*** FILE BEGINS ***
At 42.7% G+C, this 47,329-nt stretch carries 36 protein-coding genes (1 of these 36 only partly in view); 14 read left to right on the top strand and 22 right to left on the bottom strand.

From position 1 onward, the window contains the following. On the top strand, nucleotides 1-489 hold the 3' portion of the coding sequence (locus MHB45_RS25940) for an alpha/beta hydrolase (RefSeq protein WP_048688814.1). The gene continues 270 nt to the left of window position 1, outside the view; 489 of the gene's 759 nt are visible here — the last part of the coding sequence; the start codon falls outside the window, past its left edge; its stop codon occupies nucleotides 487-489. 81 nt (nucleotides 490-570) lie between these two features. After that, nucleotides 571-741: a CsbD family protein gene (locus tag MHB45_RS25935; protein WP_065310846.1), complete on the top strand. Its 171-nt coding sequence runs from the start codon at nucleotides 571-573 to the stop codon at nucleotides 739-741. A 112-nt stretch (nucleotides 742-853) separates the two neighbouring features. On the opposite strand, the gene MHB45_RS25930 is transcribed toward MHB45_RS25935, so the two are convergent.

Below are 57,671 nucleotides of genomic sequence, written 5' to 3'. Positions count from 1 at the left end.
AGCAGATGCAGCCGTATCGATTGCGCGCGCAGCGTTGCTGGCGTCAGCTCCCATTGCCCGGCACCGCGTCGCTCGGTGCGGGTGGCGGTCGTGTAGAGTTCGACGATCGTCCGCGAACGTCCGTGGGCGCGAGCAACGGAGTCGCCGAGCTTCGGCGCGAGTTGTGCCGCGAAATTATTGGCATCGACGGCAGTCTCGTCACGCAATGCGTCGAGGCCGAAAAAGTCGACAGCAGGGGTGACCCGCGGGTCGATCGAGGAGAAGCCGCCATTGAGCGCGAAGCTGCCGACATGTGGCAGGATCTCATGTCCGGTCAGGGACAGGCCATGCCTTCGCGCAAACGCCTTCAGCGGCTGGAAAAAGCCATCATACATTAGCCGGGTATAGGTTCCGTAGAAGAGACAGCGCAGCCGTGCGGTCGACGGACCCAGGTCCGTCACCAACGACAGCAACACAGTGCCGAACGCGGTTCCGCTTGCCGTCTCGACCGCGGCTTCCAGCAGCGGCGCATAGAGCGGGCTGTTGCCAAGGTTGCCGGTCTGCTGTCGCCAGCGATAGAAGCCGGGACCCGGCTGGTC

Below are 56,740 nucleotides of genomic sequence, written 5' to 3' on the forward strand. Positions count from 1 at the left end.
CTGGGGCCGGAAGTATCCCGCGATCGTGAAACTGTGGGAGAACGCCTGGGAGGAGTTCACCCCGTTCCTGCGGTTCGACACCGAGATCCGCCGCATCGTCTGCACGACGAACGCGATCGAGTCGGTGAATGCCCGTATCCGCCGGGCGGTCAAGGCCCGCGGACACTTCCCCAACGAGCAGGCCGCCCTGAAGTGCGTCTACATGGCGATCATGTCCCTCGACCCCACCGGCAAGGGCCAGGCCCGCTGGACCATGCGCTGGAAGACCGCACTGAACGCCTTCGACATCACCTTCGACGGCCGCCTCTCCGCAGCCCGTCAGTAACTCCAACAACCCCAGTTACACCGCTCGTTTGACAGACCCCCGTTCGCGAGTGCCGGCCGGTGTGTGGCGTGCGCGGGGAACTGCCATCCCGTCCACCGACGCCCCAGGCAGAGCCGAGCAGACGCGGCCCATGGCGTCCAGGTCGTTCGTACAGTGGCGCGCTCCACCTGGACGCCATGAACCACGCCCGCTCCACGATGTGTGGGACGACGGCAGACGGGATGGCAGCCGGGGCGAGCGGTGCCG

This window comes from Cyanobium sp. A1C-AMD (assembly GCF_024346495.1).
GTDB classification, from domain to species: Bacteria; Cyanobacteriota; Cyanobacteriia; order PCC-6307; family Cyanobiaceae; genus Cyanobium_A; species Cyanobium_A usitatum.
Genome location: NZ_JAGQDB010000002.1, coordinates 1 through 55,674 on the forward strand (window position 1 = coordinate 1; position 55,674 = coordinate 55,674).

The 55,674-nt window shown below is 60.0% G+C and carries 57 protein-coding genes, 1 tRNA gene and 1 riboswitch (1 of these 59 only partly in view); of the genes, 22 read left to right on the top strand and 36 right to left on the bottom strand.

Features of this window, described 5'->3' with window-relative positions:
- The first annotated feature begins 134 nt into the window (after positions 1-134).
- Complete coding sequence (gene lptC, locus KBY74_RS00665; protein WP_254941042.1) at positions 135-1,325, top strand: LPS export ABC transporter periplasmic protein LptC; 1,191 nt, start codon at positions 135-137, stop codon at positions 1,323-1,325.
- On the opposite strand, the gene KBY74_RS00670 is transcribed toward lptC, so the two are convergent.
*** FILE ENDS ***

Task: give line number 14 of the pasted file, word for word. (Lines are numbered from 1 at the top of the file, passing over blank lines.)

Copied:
- On the opposite strand, the gene KBY74_RS00670 is transcribed toward lptC, so the two are convergent.